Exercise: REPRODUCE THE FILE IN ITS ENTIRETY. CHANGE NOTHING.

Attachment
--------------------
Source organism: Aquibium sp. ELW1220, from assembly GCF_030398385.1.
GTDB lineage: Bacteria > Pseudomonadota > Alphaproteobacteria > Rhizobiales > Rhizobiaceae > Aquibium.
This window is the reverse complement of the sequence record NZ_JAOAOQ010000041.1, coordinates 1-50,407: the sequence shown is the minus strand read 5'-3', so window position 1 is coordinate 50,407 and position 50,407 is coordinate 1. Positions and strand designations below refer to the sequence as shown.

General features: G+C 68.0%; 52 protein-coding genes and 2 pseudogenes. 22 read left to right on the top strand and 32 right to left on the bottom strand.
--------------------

Source organism: Aquibium sp. ELW1220, from assembly GCF_030398385.1.
GTDB lineage: Bacteria > Pseudomonadota > Alphaproteobacteria > Rhizobiales > Rhizobiaceae > Aquibium.
This window is the reverse complement of the sequence record NZ_JAOAOQ010000041.1, coordinates 1-50,407: the sequence shown is the minus strand read 5'-3', so window position 1 is coordinate 50,407 and position 50,407 is coordinate 1. Positions and strand designations below refer to the sequence as shown.

General features: G+C 68.0%; 52 protein-coding genes and 2 pseudogenes. 22 read left to right on the top strand and 32 right to left on the bottom strand.